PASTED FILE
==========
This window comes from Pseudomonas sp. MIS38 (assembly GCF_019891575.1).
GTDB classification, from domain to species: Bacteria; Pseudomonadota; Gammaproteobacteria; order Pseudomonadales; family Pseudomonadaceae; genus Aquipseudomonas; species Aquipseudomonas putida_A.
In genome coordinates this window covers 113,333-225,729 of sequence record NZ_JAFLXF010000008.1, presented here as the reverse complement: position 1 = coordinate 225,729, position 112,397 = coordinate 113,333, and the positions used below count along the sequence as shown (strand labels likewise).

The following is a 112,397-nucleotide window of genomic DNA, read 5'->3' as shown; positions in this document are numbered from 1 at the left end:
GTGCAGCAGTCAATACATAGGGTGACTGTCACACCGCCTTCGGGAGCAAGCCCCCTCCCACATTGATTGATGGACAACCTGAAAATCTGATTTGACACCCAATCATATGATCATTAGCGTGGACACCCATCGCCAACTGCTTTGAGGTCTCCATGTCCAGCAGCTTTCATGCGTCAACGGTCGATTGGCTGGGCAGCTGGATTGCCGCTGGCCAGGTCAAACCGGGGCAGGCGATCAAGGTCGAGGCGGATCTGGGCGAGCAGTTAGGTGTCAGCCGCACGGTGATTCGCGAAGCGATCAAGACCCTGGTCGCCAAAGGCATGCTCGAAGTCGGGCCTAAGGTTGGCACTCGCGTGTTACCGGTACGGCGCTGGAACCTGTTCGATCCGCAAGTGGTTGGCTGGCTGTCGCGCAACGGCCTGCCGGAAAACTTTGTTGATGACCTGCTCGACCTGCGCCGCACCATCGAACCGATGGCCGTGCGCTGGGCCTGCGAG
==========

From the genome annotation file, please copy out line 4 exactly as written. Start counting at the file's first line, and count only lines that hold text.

The following is a 112,397-nucleotide window of genomic DNA, read 5'->3' as shown; positions in this document are numbered from 1 at the left end: